Military and federal overseas absentee ballots were opened across the 20th Congressional District this week, where the count of absentee ballots in the too-close-to-call race has been proceeding for over a week.
As of press time, Wednesday, April 15, the count from the state Board of Elections showed Scott Murphy in the lead over James Tedisco by 168 votes, 78,329 to 78,161.
The results are still unofficial, but so far closely mirror returns from voting machines on March 31. Tedisco and his Republican brethren have since then asserted that military ballots will be a driving force in delivering a GOP win, but with just 205 of the 998 ballots sent out returned, Tedisco is petitioning for a 15-day deadline extension to allow those ballots to arrive at county Boards of Elections.
The Federal Voter Assistance Program of the Department of Defense recommends allowing 45 days from the time of sending overseas ballots to allow those ballots to be received and returned to election officials. In this case, because of the nature of the special election held in the State of New York on March 31, 2009, some counties sent their ballots out barely 18 days before the deadline, wrote Tedisco in a letter to the U.S. Attorney General, Gov. David Paterson and the state Board of Elections on Monday.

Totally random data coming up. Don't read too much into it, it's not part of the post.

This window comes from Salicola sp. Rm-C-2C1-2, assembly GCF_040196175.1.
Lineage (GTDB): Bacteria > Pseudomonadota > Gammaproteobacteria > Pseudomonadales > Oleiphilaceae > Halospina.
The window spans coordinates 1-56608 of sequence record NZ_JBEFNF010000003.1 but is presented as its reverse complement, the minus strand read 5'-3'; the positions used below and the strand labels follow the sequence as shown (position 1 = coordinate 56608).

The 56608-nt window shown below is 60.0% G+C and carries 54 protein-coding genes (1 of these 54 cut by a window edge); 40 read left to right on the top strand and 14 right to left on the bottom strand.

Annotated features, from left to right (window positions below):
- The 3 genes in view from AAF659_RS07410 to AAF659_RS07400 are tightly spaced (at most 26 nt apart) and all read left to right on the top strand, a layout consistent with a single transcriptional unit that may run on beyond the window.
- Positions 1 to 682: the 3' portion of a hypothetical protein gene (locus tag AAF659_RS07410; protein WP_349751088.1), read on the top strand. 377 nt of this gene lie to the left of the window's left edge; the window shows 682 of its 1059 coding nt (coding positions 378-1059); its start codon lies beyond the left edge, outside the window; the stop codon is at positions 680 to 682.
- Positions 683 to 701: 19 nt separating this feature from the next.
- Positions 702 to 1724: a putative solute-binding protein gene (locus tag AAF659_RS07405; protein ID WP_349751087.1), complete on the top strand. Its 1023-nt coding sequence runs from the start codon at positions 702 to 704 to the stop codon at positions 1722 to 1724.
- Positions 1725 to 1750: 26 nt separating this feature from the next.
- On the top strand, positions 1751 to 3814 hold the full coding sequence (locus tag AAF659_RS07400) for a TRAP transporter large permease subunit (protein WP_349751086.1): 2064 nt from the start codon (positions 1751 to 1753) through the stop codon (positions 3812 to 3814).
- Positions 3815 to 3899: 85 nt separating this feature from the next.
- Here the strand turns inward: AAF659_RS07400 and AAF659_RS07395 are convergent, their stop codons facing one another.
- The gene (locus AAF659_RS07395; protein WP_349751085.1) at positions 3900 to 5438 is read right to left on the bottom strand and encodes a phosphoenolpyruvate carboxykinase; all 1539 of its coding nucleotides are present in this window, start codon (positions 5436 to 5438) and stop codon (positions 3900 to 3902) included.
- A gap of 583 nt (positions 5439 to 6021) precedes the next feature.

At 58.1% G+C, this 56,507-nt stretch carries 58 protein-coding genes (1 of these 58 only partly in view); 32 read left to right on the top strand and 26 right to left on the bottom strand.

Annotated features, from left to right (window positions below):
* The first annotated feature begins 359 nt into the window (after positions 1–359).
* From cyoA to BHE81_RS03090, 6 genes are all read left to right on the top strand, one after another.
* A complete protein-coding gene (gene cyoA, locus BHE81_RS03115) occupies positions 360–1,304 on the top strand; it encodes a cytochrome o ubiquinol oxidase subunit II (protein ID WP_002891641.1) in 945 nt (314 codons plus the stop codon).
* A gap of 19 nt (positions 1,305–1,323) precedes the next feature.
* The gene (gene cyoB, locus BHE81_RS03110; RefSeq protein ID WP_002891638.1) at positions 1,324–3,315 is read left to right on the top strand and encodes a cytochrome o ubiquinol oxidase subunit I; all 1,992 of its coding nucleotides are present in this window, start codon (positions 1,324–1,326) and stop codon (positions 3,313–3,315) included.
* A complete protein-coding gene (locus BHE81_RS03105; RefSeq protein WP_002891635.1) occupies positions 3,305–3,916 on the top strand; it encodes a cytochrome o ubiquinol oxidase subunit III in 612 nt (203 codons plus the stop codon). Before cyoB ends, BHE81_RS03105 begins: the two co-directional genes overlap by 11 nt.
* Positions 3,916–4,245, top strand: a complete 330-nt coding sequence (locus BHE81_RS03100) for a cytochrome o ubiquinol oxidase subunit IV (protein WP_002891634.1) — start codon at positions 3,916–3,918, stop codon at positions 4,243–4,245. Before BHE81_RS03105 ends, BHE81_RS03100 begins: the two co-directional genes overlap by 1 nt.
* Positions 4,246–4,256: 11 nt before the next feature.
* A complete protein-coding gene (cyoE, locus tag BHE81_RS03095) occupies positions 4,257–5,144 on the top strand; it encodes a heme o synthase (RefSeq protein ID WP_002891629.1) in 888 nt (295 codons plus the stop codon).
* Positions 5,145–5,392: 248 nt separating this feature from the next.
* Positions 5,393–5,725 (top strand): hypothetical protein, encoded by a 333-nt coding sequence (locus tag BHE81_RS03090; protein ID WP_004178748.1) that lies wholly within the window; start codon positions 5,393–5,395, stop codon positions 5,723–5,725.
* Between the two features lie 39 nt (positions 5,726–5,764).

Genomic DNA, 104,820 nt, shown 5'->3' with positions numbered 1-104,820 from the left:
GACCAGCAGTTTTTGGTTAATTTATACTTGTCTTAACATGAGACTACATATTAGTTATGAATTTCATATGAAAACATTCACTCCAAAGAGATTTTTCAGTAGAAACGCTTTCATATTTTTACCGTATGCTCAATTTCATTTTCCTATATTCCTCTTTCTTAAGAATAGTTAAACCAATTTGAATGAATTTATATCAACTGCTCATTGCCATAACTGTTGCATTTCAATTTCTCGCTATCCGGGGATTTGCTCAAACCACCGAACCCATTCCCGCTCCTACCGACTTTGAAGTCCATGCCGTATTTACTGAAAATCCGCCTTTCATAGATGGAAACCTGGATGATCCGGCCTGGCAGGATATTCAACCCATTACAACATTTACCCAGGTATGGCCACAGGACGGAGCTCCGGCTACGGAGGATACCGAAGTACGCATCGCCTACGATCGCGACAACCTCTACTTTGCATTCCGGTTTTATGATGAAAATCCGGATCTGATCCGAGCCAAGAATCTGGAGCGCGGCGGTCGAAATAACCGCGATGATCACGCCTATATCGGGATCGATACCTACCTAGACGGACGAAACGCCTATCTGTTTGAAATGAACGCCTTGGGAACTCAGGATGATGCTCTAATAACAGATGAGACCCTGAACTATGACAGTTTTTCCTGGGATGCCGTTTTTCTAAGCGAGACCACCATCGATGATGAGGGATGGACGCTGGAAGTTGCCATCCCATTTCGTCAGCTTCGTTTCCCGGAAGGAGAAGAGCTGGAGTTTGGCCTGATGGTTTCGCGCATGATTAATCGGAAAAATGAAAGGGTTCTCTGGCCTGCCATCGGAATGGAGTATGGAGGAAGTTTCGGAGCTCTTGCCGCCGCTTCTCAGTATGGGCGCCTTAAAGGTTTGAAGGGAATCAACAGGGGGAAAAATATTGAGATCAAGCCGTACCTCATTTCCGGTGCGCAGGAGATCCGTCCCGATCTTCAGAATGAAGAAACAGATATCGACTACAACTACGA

Lawyers for Murphy, on the other hand, are fighting to expedite the counting process. An April 8 court victory for Democrats let domestic absentee ballots be counted before the overseas deadline, for example.
"The people of the 20th Congressional District need their votes counted without endless delays, so they can be represented in Congress as quickly as possible," said Henry Berger, who is heading up Murphy's legal team.
Efforts to extend the deadline for military ballots would only allow them more time to reach the Boards of Elections"all ballots must have been postmarked by March 31 to be valid. Three counties " Delaware, Greene and Otsego " have completed counting all paper ballots, as of press time.